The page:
For Fakhruzzaha Begum preparations for Shab-e-Barat start from early in the morning. An octogenarian, she still actively supervises the cooking associated with the observance of the auspicious night. From the ubiquitous halwa to savoury and meat dishes, the range of items prepared at her household is elaborate.
Even 10 years back, she would play an active role in the cooking, which her ailing health no longer permits. She now sits on the chair placed at the doorstep of the kitchen and directs her aides. Fakhruzzaha still determines the proportions of spices that go into the cooking pots, the amount of spices and condiments now a mere precision from memory.
Zuwaeriya, in her twenties, recollects her childhood memories of Shab-e-Barat. “My grandmother would take a shower after the Maghrib prayer and wear a white cotton sari. My dadi, Fakhruzzaha Begum, was widowed at an early age and she has worn only white ever since.
“Once the cooking was over, we would go around the neighbourhood distributing the food. After this was done she would direct us to take showers and join her for a night vigil that would go deep into the night and end at the break of dawn” Zuwairiya fondly remembers.
For every person in their twenties and thirties, this would be a familiar recollection of Shab-e-Barat. Prayers, recitations – these would be the essential ingredients for a spiritually uplifting night. “But food also played a very important role in the observance of the day,” Mustafa, now a software analyst working abroad, said.
“I haven’t spent Shab-e-Barat in Bangladesh for a long time, but I am being told that things have changed a lot in Bangladesh. And people tend not to prioritise the night of mid-Sha'aban” he said.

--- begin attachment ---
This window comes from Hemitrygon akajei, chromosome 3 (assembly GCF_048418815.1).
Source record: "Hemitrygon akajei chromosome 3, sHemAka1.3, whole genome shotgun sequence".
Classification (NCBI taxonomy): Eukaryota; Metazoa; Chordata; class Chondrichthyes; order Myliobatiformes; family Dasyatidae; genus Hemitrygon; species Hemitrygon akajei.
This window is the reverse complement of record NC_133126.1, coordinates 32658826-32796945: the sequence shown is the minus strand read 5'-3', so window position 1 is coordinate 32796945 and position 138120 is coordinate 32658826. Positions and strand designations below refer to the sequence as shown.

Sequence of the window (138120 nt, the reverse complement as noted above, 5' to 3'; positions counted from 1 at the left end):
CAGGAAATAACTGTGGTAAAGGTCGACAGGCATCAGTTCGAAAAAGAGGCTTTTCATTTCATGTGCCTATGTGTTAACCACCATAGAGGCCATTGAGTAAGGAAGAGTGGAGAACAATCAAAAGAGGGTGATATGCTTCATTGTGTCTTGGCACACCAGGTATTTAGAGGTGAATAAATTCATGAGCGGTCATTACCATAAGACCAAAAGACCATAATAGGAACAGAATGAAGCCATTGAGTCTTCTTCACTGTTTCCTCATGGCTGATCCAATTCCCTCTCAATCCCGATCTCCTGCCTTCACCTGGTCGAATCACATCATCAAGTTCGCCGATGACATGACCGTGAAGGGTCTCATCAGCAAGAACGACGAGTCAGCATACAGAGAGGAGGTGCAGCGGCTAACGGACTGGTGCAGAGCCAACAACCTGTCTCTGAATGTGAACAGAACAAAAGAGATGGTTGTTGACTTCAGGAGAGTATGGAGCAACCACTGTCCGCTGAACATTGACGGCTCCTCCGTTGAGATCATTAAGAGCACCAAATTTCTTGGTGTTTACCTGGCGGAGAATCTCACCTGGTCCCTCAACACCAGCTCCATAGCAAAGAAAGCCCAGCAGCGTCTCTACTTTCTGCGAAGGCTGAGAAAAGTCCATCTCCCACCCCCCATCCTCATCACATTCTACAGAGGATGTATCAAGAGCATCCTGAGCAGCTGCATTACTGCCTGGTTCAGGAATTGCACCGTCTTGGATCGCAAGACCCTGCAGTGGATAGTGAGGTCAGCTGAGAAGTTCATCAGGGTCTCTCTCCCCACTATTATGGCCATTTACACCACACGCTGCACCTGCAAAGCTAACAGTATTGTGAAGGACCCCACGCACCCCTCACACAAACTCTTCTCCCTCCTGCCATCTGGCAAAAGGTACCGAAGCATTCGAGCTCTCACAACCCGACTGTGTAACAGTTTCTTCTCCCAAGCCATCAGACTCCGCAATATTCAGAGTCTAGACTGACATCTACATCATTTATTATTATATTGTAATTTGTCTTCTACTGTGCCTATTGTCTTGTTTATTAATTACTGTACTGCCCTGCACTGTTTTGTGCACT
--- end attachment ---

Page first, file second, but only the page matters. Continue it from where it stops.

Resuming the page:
Sharing of food strengthened the bonds between family, friends and neighbours. This was one of the prime teachings of the occasion. It was considered anti-social if not rude to return a platter of halwas from the neighbour empty. “I miss this the most” said Zuwaeriya.
Although elaborate meals were prepared, many of the elderly of the family, used to fast on the 15th of Sha'aban. “It was considered a preparation for the coming month of fasting that is Ramadan” Mustafa believed. Visiting the grave was another key step in the observance of the auspicious night. “It would bring us closer to Allah and be a reminder that death is imminent and life is only a transition” he said.
Amongst the other vanishing traditions, there would be the fireworks – the ‘moricha’, the ‘tarabati’ and the ‘chocolate bomb’. Although many might be unaware of, fireworks on Shab-e-Barat was, and still is, a criminal offence. The police would even arrest people found guilty of carrying out fireworks.
“I was even jailed for a night” Mustafa smirked.
Irrespective of the recent decline in the grandeur of the observance, thousands still flock to the mosque for a soulful prayer. As the devotees raise their hands in munajat, the sobriety of Shab-e-Barat reaches a new level and spiritually we are one step closer to our Lord.